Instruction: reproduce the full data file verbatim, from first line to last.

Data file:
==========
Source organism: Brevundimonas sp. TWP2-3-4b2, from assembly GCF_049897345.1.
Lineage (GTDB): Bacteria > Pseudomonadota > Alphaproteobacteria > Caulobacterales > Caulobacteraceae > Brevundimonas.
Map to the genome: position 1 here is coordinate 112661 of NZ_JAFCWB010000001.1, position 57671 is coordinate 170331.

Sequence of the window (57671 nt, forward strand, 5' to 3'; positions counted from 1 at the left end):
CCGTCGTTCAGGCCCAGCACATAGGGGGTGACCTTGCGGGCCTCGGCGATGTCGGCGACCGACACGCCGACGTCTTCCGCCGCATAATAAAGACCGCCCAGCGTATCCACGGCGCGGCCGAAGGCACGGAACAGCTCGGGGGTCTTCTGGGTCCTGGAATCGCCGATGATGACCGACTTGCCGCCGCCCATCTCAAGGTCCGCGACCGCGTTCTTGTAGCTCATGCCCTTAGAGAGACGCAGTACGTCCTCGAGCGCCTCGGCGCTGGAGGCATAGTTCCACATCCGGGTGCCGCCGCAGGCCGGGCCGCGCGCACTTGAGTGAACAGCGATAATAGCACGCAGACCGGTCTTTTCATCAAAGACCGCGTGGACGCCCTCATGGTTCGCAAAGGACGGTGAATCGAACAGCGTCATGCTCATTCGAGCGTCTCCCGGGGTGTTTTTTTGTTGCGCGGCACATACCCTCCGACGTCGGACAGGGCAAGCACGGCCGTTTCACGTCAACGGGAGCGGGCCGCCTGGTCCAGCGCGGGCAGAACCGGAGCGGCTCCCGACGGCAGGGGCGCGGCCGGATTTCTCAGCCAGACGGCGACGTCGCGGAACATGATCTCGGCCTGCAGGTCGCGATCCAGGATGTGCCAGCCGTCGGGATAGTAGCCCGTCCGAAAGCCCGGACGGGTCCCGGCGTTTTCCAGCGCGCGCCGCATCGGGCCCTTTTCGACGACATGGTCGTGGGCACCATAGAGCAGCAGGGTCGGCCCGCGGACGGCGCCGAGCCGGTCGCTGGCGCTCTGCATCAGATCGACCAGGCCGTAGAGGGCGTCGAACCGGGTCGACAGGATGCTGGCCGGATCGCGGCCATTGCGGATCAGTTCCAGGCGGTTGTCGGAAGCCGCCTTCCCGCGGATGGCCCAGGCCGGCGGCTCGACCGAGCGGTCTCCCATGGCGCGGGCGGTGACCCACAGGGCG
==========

Source organism: Brevundimonas sp. TWP2-3-4b2, from assembly GCF_049897345.1.
Lineage (GTDB): Bacteria > Pseudomonadota > Alphaproteobacteria > Caulobacterales > Caulobacteraceae > Brevundimonas.
Map to the genome: position 1 here is coordinate 112661 of NZ_JAFCWB010000001.1, position 57671 is coordinate 170331.

Sequence of the window (57671 nt, forward strand, 5' to 3'; positions counted from 1 at the left end):
CCGTCGTTCAGGCCCAGCACATAGGGGGTGACCTTGCGGGCCTCGGCGATGTCGGCGACCGACACGCCGACGTCTTCCGCCGCATAATAAAGACCGCCCAGCGTATCCACGGCGCGGCCGAAGGCACGGAACAGCTCGGGGGTCTTCTGGGTCCTGGAATCGCCGATGATGACCGACTTGCCGCCGCCCATCTCAAGGTCCGCGACCGCGTTCTTGTAGCTCATGCCCTTAGAGAGACGCAGTACGTCCTCGAGCGCCTCGGCGCTGGAGGCATAGTTCCACATCCGGGTGCCGCCGCAGGCCGGGCCGCGCGCACTTGAGTGAACAGCGATAATAGCACGCAGACCGGTCTTTTCATCAAAGACCGCGTGGACGCCCTCATGGTTCGCAAAGGACGGTGAATCGAACAGCGTCATGCTCATTCGAGCGTCTCCCGGGGTGTTTTTTTGTTGCGCGGCACATACCCTCCGACGTCGGACAGGGCAAGCACGGCCGTTTCACGTCAACGGGAGCGGGCCGCCTGGTCCAGCGCGGGCAGAACCGGAGCGGCTCCCGACGGCAGGGGCGCGGCCGGATTTCTCAGCCAGACGGCGACGTCGCGGAACATGATCTCGGCCTGCAGGTCGCGATCCAGGATGTGCCAGCCGTCGGGATAGTAGCCCGTCCGAAAGCCCGGACGGGTCCCGGCGTTTTCCAGCGCGCGCCGCATCGGGCCCTTTTCGACGACATGGTCGTGGGCACCATAGAGCAGCAGGGTCGGCCCGCGGACGGCGCCGAGCCGGTCGCTGGCGCTCTGCATCAGATCGACCAGGCCGTAGAGGGCGTCGAACCGGGTCGACAGGATGCTGGCCGGATCGCGGCCATTGCGGATCAGTTCCAGGCGGTTGTCGGAAGCCGCCTTCCCGCGGATGGCCCAGGCCGGCGGCTCGACCGAGCGGTCTCCCATGGCGCGGGCGGTGACCCACAGGGCG